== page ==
Schools in Iraq open this month for a new semester. At one time, Iraq’s public schools were among the best in the Middle East. But neglect by the regime of Saddam Hussein caused schools to fall into disrepair, and education was to a great extent replaced by propaganda.
Before the U.S.-led coalition liberated Iraq, only one in six children had textbooks. Teachers were unpaid. And some Iraqi schools were used to store weapons instead of educating children. Today, says U.S. Secretary of State Colin Powell, the coalition is working together with Iraqis to restore the country’s educational system:
“Iraqis are going to work now, including the thirty-five thousand Iraqis who have been working to restore Iraq's schools. Over ninety percent of those schools are now open. All of those schools are now ready to teach Iraqi children the skills for success in a free market democracy.”
To prepare for the new semester, more than sixty-thousand Iraqi secondary school teachers have learned new teaching methods. Five-million math and science textbooks have been printed. More than three-thousand-seven-hundred secondary schools have been visited to collect data on conditions, teacher-student ratios, and parent involvement, to determine immediate and future requirements. And Saddam Hussein will no longer be part of the curriculum. His pictures and writings have been removed.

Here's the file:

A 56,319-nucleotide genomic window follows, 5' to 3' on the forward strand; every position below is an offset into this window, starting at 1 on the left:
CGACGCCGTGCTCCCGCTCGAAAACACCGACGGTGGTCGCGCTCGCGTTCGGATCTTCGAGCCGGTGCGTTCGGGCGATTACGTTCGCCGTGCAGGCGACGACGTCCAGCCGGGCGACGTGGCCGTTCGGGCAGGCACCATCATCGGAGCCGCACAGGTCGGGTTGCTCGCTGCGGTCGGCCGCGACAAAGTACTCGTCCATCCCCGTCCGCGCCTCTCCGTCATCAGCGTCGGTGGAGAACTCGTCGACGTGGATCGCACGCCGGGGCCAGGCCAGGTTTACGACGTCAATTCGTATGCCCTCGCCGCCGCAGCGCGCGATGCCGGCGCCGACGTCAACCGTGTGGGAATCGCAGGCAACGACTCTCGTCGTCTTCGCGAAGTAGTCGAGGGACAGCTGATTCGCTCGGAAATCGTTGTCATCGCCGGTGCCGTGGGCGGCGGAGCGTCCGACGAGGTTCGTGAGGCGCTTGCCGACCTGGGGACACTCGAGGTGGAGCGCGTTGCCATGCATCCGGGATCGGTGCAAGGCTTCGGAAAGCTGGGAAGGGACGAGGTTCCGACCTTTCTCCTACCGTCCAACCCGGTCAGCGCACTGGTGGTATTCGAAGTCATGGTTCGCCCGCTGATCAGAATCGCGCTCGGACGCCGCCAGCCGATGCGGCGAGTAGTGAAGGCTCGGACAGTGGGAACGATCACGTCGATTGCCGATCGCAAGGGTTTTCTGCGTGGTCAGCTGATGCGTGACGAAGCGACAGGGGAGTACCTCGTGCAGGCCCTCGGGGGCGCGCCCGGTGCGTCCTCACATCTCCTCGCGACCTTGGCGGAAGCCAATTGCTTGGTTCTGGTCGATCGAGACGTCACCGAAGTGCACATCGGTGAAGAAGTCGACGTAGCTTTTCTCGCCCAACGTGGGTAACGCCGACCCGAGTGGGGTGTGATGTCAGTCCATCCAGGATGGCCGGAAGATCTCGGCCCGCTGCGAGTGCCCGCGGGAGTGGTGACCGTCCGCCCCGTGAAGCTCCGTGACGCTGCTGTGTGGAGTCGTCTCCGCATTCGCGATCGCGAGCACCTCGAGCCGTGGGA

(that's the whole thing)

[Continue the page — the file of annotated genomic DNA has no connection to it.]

Mrs. Ahoud Zaiher is a teacher at Al-Kifah Al-Arabi Secondary School. She has taught physics there for more than twenty-years. Mrs. Zaiher says that, “When they see that as a teacher, you are asking questions and not always saying yes and accepting things the way they are, the students will start to ask questions themselves.... No more Saddam, no more Baathists, no more killing, no more war.”
Iraqi students and teachers will be free to discuss topics that were once forbidden. Iraqis will be able to experience the freedom that education brings.